I recently went to my eye doctor near me for a check up and I noticed most of my friends were scared to go because of the process. I wanted to lay out the process for anyone to see so they know what to expect. Its always less intimidating when you know whats going to happen before you go.
It is crucial to have regular eye checkups done by a qualified optometrist. Many people erroneously believe that eye checkups are for people with poor vision. An eye exam is beneficial even for those who do not have poor vision. That is because eye tests can detect early symptoms of some health problems such as macular degeneration, diabetes, glaucoma, cataract, high blood pressure, and even arthritis. Thus, it behooves everyone to have regular eye checkups.
For those who wear contact lenses, the recommended eye checkup interval is a year. Children should get a vision screening just before they begin schooling and afterwards, every year, or after every two years.
One of the reasons people hesitate going for eye checkups is that they dread that the procedure may take a long time. Well, an eye exam does not consume plenty of time. The initial visit takes the longest time, usually one hour as the optometrist has to do a comprehensive eye exam, but subsequent visits won’t take as much time. Therefore, the amount of time the eye exam takes depends on if the visit is the initial one, or if it is just a regular follow-up visit.
What Should You Expect During a Regular Eye Exam?
The first thing the optometrist will do is inquire if you have any eye problems and for how long you’ve been having the problem if any. He will then review your history of contact lenses or glasses and ask more questions touching on your general health, for example, if you are on any medication, and, sometimes, your family medical history.
The optometrist will then administer some tests such as the visual acuity test, the refraction of diopter test, keratometry, Slit-Lamp Examination, etc.
The optometrist will administer the visual acuity test with the help of a Snellen chart where you will be required to read random letters which diminish in size line by line as you move your eyes down the chart.
The diopter or refraction test is administered so as to find out if you need glasses. If you are almost 40 years of age or thereabouts, and you find it difficult to read letters on the Snellen chart close up, the optometrist will place various lenses before your eye one at a time, and inquire if you can be able to comfortably read the letters on the Snellen chart.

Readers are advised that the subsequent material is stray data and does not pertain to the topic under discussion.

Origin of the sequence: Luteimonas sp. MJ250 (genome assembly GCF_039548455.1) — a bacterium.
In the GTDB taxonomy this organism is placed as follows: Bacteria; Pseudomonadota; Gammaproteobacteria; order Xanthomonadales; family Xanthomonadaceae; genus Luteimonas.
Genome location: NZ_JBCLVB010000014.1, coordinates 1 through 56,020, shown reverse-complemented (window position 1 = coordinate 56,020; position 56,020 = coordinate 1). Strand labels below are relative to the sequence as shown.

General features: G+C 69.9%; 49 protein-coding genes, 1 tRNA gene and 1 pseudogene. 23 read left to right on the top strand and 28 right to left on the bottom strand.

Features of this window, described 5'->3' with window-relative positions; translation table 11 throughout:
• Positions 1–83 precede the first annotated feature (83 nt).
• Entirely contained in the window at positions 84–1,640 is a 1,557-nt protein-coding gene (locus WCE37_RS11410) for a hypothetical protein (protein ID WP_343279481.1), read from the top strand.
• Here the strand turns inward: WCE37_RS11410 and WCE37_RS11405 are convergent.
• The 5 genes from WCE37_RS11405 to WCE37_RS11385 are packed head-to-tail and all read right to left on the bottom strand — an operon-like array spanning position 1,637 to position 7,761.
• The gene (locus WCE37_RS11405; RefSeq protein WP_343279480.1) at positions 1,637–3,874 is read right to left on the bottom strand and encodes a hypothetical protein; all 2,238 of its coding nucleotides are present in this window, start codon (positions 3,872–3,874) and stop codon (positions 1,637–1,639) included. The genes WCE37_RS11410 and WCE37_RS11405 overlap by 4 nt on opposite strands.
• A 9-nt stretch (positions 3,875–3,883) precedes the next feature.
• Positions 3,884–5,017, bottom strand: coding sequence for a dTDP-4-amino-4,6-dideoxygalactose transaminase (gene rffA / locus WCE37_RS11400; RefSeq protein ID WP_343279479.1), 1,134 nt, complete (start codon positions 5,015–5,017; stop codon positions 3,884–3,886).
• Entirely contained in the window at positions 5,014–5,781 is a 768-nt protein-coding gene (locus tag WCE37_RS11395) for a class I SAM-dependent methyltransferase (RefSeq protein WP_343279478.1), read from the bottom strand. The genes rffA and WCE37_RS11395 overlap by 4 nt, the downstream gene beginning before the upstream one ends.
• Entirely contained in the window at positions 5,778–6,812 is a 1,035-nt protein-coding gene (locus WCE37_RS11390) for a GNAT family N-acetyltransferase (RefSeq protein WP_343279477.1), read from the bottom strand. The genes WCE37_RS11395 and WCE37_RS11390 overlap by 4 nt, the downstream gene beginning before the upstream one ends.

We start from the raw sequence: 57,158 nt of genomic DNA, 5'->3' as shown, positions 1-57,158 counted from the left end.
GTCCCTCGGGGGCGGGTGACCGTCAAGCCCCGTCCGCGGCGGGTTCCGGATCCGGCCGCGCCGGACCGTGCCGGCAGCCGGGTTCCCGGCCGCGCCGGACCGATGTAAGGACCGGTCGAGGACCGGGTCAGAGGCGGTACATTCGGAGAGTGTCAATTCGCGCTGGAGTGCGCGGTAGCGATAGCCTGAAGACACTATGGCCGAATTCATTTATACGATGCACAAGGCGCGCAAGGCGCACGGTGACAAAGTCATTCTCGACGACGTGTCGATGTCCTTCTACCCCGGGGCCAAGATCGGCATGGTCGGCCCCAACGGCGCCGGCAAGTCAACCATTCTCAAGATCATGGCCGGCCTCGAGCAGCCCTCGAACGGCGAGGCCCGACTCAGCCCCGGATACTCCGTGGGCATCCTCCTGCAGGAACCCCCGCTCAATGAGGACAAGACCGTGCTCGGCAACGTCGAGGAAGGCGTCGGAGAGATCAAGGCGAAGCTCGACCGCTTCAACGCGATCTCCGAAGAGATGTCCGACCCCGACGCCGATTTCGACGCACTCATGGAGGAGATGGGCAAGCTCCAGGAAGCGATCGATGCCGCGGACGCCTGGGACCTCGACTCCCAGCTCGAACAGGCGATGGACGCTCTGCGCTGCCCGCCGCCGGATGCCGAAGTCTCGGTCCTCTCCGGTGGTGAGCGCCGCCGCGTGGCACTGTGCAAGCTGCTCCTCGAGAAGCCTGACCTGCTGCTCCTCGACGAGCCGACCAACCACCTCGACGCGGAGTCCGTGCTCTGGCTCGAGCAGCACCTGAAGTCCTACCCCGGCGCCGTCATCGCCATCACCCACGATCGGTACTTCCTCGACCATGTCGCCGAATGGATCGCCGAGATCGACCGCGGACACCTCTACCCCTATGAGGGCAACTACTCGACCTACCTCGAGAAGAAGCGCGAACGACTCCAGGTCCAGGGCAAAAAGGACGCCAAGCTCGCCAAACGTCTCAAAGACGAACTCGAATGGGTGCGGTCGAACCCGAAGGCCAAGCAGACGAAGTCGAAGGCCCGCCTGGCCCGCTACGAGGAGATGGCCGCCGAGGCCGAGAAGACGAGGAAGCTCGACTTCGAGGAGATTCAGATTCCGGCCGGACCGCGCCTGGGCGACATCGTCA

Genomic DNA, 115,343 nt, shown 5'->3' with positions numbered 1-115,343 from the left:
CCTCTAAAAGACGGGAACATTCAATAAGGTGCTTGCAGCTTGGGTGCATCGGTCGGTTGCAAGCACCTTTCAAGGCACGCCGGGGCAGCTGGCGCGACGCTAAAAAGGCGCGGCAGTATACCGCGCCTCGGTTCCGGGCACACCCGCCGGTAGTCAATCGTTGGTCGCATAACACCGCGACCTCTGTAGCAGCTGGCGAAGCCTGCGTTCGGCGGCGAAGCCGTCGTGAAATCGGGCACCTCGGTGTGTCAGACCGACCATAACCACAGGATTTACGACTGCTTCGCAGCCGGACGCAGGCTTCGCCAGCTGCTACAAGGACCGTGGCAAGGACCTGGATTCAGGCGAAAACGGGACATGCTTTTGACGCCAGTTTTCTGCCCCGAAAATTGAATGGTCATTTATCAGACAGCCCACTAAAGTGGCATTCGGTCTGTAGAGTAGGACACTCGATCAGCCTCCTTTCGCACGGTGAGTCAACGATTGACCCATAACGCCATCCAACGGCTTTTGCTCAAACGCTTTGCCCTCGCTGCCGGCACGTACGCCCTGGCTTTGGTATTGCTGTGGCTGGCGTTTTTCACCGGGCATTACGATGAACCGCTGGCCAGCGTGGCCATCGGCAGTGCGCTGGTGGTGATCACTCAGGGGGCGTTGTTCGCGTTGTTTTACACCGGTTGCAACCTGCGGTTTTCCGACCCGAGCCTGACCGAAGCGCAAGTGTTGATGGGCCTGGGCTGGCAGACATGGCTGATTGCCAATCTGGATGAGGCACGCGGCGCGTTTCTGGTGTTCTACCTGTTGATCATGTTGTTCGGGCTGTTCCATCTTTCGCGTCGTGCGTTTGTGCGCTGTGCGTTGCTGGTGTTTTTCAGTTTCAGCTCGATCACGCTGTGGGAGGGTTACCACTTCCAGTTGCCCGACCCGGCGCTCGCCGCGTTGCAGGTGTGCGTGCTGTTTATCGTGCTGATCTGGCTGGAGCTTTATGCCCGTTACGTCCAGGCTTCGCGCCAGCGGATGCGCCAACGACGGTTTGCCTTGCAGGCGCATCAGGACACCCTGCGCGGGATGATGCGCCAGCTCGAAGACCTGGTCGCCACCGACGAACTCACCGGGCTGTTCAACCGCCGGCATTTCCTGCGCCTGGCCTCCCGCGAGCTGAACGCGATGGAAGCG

The Slit-Lamp text, on the other hand, is meant to examine your eye health and find out if there are any signs of disease or infection. You will place your chin on a chin rest area of the slip lamp, and then the optometrist will shine the slit lamp’s light at your eye to examine every part of your eye one by one.
Lastly, the doctor will measure the curvature of your cornea, a process called keratometry.
If you don’t have an eye doctor already, it is important you choose a qualified optometrist whom you can trust to faithfully, diligently take care of your eye problems. How do you choose one?
One of the best ways to land a trustworthy, reliable optometrist is to ask for a recommendation from your general doctor of pediatrician. Your general doctor must be having the names of excellent optometrists around. You can also work with recommendations from coworkers, friends, and family. Or, you can check in professional organizations such as the American Optometric Association so as to find local eye doctors. Another great option is to check rating for doctors on Yelp. After the initial appointment, you can tell if a doctor is competent enough or not based on how thorough the eye examination was, and if the doctor exuded with knowledge on the area.
Below is a video of an eye exam.